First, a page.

Church Schools Are Caught in a Crossfire of Israel's Fight Against Elitism

Their month-long strike came after the government cut funding in a battle against private schools.

Meirav Arlosoroff
Meirav Arlosoroff
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A protest by students and teachers of Israel's Christian Schools. One sign reads: 'Fact: 87% of high-tech people graduated from our schools'.Credit: Emil Salman
Meirav Arlosoroff
Meirav Arlosoroff

The 47 Christian schools in Israel are very proud of their history. The first of these schools was established by the Vatican over 100 years ago, well before the founding of the State of Israel and the Israeli Education Ministry. Over the years they have fostered a tradition of excellence. Between 90% and 95% of their students earn a full matriculation certificate, the highest in Israel.

Their graduates are among the elite of Arab society in Israel, and contrary to what many assume only 60% of the 33,000 students in the church schools are Christian; the rest are Muslim. The Christian schools may be proud of their Christian curriculum, but they are even prouder of their academic stature.

Last month, all the country’s church schools went on strike, delaying the opening of the school year nearly a month. Despite the fact that tens of thousands of pupils from the elite of their community were at home instead of in school, the strike caused few ripples in wider Israeli society. It is an indication of just how indifferent Jewish Israelis are to what is happening within the Arab community and the budgetary discriminiation they suffer.

In this case the Christians are in good company: Many exclusive Jewish schools also contend with budgetary discrimination as well.

It is very difficult to understand the roots of the money problems affecting these schools for the simple reason that there are no data. The Education Ministry admits that until the recent strike, it did not have figures for the church schools, because it has never conducted an audit of them.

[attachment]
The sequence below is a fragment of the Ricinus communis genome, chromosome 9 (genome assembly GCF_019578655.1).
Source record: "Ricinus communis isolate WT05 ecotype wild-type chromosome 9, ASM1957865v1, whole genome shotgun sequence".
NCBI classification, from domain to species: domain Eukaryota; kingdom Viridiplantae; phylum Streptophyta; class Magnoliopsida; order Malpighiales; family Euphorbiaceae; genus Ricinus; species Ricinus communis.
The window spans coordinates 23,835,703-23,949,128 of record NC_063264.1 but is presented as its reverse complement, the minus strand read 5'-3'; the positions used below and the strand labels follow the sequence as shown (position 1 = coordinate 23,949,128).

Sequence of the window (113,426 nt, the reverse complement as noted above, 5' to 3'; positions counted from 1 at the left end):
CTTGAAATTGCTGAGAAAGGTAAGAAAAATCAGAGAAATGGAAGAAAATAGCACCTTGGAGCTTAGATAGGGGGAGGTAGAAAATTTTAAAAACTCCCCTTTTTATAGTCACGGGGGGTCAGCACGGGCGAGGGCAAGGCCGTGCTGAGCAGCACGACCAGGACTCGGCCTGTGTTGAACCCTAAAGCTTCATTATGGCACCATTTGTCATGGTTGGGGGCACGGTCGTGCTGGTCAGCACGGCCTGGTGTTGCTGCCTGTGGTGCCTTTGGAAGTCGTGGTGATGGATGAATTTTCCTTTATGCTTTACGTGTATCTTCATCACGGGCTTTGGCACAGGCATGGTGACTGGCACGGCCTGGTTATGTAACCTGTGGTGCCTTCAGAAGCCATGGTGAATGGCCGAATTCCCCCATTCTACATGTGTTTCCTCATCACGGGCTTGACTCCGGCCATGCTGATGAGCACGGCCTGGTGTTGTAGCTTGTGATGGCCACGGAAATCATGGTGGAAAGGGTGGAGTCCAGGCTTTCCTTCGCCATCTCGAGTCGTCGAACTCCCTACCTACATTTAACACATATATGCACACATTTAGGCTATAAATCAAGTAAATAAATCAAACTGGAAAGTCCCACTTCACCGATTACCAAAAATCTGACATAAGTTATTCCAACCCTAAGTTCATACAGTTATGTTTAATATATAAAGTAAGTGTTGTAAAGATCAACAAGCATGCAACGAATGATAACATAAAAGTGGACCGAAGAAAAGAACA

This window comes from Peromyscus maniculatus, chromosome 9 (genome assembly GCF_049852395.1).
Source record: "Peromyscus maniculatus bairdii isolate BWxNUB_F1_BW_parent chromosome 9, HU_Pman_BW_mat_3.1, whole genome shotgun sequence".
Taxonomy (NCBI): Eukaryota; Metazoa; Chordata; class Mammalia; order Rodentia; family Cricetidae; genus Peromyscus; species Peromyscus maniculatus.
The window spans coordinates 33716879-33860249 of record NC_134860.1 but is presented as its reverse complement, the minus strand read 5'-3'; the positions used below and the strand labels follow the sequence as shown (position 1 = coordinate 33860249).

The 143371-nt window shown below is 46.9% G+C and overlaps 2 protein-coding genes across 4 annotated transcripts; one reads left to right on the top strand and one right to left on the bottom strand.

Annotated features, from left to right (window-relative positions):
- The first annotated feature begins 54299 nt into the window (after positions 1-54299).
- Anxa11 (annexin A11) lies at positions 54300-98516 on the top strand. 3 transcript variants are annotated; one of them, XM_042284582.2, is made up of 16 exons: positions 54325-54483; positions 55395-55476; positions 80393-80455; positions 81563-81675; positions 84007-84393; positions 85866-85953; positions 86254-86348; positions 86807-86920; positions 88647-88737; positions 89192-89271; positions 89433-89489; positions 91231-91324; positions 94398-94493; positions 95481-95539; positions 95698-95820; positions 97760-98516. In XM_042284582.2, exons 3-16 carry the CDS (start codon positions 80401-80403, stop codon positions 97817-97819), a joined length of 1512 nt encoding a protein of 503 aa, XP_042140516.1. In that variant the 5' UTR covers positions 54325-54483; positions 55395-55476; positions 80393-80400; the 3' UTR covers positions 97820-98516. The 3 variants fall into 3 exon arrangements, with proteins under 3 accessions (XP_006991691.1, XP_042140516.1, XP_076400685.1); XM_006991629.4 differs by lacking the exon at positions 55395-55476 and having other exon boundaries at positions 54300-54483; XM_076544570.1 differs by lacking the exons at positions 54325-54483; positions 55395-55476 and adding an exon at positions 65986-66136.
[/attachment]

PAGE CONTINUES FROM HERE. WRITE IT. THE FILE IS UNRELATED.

In the name of honoring Vatican control and because they receive funds from the church the government has avoided interfering in what goes on inside the Christian schools. This is an odd approach, given their enormous success within the Arab community.

Nachum Blass, who has conducted research into the Israeli education system as well as serving in a number of senior positions in the system, says church schools have been attracting an increasingly large segment of the Arab populaton, growing from 12% to 20% of Arab students in a decade.

These students come primarily from more affluent homes, posing a real threat to the state schools in the Arab community. But the ministry has not been bothered by this as long as it was confined to the Arab community.

Waking up late

It was only when senior officials began to notice a similar trend in Jewish schools that the ministry woke up to the problem. Outstanding students have begun to migrate from Jewish state schools to the growing number of exclusive secular schools, including democratic, open and anthroposophic instutitons. The ministry aimed to strengthen the state school system by restricting the “recognized but unofficial” schools — a category that includes the Christian schools, exclusive non-religious Jewish schools and the ultra-Orthodox school systems. That group includes such well connected and top schools as the Hebrew Reali High School in Haifa and the “leadership” program at the Levi Eshkol school at Hakfar Hayarok in Ramat Hasharon.

Along the way, the Christian schools have been drawn into the battle, even though the ministry did not set out to target them. Nevertheless, under former education minister, Shay Piron, the ministry slashed funding for unofficial schools.

First, the ministry cut the regular, annual budgetary basis of their funding, which amounts to 75% of the standard “instructional hours” allocation to state schools.